We talked at EDB about using twitter with students: the benefits, the drawbacks, the logistics – including the 48 hours of twitter assignment that Karen Russell and Kaye Sweetser use. One logistical issue was to help the students find and follow each other among the professor’s long list of followers. Karen Russell solved this problem by getting a new account to use with her class. However, one thing I like about twitter is the help I sometimes get from other people who jump in the class discussion. Creating a new account would make it impossible for my students to meet my twitter community.
Here are the 2 solutions I found, and I document them here so other instructors can use them (and so I don’t forget them!).
1) – ask students to use a specific number (or other set of characters) as part of their twitter user names. For example, the course number, or any other random number. Then, they can scroll through the list of followers and follow all the other people whose user names contain that number. This works well, but sometimes students dislike interfering with their freedom to create a user name they like. The second solution solves this problem, too:
2) – e-mail students a distinct, clearly different image that your other followers are unlikely to use and ask all students to upload that image as their twitter icon. Instruct students to scroll through your list of followers and follow all the people identified by that particular image. After the students have identified and followed all the other class members, they can upload their own photo to their twitter profile.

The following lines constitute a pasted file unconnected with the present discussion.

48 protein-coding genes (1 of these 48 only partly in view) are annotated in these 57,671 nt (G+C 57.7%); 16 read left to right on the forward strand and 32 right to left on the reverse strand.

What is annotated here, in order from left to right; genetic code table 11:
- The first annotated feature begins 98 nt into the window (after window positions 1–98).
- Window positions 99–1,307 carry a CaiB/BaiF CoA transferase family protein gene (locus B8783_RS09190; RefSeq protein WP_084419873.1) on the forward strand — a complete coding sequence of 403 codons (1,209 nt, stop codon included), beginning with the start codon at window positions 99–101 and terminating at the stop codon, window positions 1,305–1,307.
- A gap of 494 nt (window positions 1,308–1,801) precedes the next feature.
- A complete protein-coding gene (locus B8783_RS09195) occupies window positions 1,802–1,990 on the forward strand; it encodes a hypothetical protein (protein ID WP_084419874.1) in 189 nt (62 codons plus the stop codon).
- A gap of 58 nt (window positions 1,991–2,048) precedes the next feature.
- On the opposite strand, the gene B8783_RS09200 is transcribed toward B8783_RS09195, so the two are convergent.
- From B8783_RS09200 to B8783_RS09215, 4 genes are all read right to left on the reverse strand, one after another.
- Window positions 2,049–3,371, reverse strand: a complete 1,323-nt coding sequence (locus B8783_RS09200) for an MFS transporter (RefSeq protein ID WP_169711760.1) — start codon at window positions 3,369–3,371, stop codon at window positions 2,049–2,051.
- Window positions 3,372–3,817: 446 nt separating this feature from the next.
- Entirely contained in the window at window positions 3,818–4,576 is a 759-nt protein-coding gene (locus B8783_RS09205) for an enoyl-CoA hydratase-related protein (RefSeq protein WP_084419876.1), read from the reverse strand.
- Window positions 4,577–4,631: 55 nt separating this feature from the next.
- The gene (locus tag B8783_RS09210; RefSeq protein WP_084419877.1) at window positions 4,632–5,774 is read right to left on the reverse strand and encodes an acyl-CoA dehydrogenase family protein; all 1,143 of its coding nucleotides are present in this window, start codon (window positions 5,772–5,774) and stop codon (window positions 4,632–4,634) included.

Another challenge is to keep track of a conversation students carry on a particular topic. Their tweets might get lost among the tweets of others you’re following. Ask your student to use hashtags (#) followed by a specific code so that Twemes will collect all (in theory, at least) the posts on that topic. For example, we discussed symbolic interactionism in my Communication Theory class and marked all tweets about it with #si. You can see the resulting conversation indexed on twemes. I noticed Twemes didn’t pick up ALL students’ posts, so I wouldn’t rely on it to assign participation points, at least not yet.
Do you have other practical solutions or ideas for using twitter in higher education? Please share them in the comments!
Need more on twitter? Here are some of my favorite links:
- simple explanation of twitter (video) – via Kelli Matthews on twitter
- “twitter is my village” – this blog post explains what twitter means in someone’s life
- another explanation of twitter as community
- case study of the Frozen Pea movement – demonstrates the power of twitter
- thoughtful post about the many uses of twitter with links to other posts on how to make the best out of twitter
- using twitter for academia: blog post – Chronicle of Higher Ed video – Campus Technology interview